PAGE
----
Reported incidents of assault, vandalism and harassment targeting Jews in the United States rose to new “historic levels” last year, the Anti-Defamation League said on Thursday.
In its annual “Audit of Antisemitic Incidents,” the Jewish civil rights organization said it documented 3,697 such incidents in 2022, up 36% from 2021, and the highest level since the group started keeping records in 1979.
This was the third time in the past five years during which antisemitic incidents have set a record high, the ADL said.
The dramatic increase, the ADL said, was part of a five-year climb that has seen a doubling of antisemitic incidents since 2018, when a white supremacist killed 11 worshippers at a Pittsburgh synagogue in the deadliest attack on the American Jewish community in U.S. history.
ADL President Jonathan Greenblatt said while no single element accounted for last year’s surge in antisemitism, a number of contributing factors were at play.
Among them: an increase in white supremacist propaganda activity, attacks on Orthodox Jews, a spike in bomb threats made to Jewish institutions and significant increases of anti-Jewish incidents in schools and on college campuses.
“This data confirms what Jewish communities across the country have felt and seen firsthand — and corresponds with the rise in antisemitic attitudes,” Greenblatt said in a statement. “From white nationalists to religious fanatics to radical anti-Zionists, Jewish people see a range of very real threats. It’s time to stop the surge of hate once and for all.”
The ADL audit documents three types of anti-Jewish incidents — assault, harassment, and vandalism — and the group said cases in all three categories rose last year.
There were 111 physical assaults directed at Jews, an increase of 26%. The violence targeted 139 victims, most of them visibly Orthodox Jews, and left one person dead. In October, a University of Arizona professor was shot and killed by a former student who believed the professor was Jewish.
Cases of harassment involving victims of antisemitic slurs, stereotypes or conspiracy theories jumped 29% to 2,298 incidents.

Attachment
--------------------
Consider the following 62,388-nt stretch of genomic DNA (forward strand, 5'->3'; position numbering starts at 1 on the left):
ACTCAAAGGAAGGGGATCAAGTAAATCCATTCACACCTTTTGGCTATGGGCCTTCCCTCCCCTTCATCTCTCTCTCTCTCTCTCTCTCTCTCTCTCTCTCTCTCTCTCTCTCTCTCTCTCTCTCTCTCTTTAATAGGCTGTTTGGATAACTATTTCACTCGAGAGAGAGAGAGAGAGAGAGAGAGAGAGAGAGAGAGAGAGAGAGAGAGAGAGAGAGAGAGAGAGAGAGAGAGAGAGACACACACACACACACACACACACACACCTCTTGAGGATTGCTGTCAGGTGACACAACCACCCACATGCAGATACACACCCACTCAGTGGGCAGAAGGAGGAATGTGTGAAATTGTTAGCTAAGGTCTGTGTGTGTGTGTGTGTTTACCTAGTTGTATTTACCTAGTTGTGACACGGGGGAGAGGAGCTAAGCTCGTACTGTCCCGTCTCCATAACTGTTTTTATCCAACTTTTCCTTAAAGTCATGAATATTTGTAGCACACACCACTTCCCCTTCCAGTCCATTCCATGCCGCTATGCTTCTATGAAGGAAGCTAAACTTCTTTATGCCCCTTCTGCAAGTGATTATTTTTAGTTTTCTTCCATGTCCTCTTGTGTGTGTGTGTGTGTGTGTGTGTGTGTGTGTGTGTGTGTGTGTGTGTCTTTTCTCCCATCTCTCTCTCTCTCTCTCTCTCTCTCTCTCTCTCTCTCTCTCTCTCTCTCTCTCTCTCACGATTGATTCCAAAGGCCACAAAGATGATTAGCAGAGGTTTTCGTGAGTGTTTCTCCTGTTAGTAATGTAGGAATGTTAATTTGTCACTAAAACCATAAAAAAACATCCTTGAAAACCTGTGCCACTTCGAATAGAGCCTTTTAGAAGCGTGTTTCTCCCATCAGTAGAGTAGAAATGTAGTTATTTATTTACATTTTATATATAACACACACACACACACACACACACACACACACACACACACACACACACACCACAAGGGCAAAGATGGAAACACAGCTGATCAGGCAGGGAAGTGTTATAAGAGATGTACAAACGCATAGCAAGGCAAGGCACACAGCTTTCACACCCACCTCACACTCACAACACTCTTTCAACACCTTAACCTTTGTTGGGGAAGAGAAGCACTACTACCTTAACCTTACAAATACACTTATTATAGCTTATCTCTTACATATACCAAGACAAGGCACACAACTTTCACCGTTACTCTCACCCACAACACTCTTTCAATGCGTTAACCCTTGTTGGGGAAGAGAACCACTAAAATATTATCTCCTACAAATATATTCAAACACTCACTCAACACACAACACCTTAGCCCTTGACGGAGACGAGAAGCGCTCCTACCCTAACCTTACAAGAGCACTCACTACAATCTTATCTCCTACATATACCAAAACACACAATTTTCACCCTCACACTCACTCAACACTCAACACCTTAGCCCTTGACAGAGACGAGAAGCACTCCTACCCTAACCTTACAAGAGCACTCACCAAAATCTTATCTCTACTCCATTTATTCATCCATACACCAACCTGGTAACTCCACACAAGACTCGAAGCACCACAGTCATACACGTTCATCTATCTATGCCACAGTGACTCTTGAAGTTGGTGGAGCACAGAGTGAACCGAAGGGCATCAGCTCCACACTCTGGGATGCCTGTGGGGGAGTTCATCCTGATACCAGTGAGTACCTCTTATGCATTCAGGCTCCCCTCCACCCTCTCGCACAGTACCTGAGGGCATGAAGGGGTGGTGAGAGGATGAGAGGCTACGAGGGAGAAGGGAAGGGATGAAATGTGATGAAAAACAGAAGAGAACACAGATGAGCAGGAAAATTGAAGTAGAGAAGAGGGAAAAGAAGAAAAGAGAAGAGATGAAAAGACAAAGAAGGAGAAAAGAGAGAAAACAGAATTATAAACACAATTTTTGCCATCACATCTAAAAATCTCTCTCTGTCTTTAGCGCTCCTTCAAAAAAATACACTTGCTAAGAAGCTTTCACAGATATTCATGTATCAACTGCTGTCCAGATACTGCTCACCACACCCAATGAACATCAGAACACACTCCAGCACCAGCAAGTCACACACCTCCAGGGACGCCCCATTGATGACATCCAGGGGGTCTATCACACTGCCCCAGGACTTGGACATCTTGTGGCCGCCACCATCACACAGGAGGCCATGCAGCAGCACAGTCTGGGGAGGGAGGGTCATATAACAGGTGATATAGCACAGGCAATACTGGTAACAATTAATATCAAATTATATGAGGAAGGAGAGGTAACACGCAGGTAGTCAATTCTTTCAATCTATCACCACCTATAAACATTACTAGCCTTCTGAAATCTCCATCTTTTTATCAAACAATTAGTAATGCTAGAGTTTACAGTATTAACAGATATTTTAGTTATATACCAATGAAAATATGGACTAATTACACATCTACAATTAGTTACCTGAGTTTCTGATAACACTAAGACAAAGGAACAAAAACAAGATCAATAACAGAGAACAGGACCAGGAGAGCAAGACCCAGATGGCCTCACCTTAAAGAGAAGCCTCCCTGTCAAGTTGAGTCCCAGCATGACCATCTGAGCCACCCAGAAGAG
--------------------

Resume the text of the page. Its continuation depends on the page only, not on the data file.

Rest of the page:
Acts of vandalism such as the destruction of property soared 51% to 1,288 incidents, with swastikas present in most cases.
In tracking anti-Jewish actions and statements, the ADL uses a definition of antisemitism adopted by the International Holocaust Remembrance Alliance, a Sweden-based non-profit organization.
According to the IHRA definition, antisemitism is “a certain perception of Jews, which may be expressed as hatred toward Jews.”
While the definition has been used by the U.S. Department of State, it is contested, with progressive Jewish groups saying that by equating criticism of Israel with antisemitism, it stifles free speech.
The ADL says it doesn’t conflate criticism of the Jewish state or anti-Israeli activism with antisemitism.
Its audit, however, includes cases where individuals have been harassed for their actual or perceived support of Israel or Zionism.
The spike in antisemitic incidents came against the backdrop of rising religiously motivated hate crimes, according to Brian Levin, director of the California-based Center for the Study of Hate and Extremism.
“There has been an increase in recent years, not only in overall hate crime, but religion hate crime as well, and anti-Jewish hate on top of that,” Levin said in an interview.
“What the (ADL) report shows is that the crime data that we compile is really only the tip of the iceberg in how antisemitism is becoming more mainstream.”
According to the FBI’s most recent figures, hate crimes motivated by religious bias rose from 1,297 in 2016 to 1,590 in 2021, an increase of 22%.
In a forthcoming report, the Center for the Study of Hate and Extremism says that “religion hate crime” in major U.S. cities rose 27% last year, with anti-Jewish incidents accounting for 78% of the total, followed by ant-Muslim cases with an 8% of the share.
Not every incident documented by the ADL rises to the level of a hate crime, which the FBI defines as a criminal offense motivated by animus against the victim’s race, religion, disability, sexual orientation, ethnicity, gender or gender identity."
“Certainly vandalism, for the most part, would be criminal along with the assaults,” Levin said. “The big question is how much of the harassments are actually criminal.”
Whatever the case, the incidents show the growing mainstreaming of antisemitism, Levin said.
The recent rise in anti-Jewish hate has not been limited to the United States, researchers say.
A study by Tel Aviv University found that several countries with large Jewish populations – the U.S, Canada, the United Kingdom, Germany and Australia – saw a “sharp rise” in antisemitic attacks in 2021.
The surge was fueled by “the radical populist right and the anti-Zionist radical left,” the report said.